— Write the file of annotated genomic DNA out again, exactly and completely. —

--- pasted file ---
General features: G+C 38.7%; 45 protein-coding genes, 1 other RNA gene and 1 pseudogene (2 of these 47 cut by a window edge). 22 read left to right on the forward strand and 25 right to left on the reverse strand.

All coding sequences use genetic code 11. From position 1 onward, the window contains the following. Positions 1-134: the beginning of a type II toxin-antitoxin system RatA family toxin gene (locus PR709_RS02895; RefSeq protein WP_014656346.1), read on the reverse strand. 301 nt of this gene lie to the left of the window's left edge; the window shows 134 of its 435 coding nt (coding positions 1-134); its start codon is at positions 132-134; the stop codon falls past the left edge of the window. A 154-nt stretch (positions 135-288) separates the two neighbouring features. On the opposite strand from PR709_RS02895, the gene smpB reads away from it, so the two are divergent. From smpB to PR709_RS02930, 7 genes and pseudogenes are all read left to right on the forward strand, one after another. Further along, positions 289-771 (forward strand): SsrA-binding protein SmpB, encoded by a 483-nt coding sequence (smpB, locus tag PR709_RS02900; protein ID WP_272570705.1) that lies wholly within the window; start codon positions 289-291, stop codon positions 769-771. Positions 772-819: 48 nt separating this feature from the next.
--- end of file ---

General features: G+C 38.7%; 45 protein-coding genes, 1 other RNA gene and 1 pseudogene (2 of these 47 cut by a window edge). 22 read left to right on the forward strand and 25 right to left on the reverse strand.

All coding sequences use genetic code 11. From position 1 onward, the window contains the following. Positions 1-134: the beginning of a type II toxin-antitoxin system RatA family toxin gene (locus PR709_RS02895; RefSeq protein WP_014656346.1), read on the reverse strand. 301 nt of this gene lie to the left of the window's left edge; the window shows 134 of its 435 coding nt (coding positions 1-134); its start codon is at positions 132-134; the stop codon falls past the left edge of the window. A 154-nt stretch (positions 135-288) separates the two neighbouring features. On the opposite strand from PR709_RS02895, the gene smpB reads away from it, so the two are divergent. From smpB to PR709_RS02930, 7 genes and pseudogenes are all read left to right on the forward strand, one after another. Further along, positions 289-771 (forward strand): SsrA-binding protein SmpB, encoded by a 483-nt coding sequence (smpB, locus tag PR709_RS02900; protein ID WP_272570705.1) that lies wholly within the window; start codon positions 289-291, stop codon positions 769-771. Positions 772-819: 48 nt separating this feature from the next.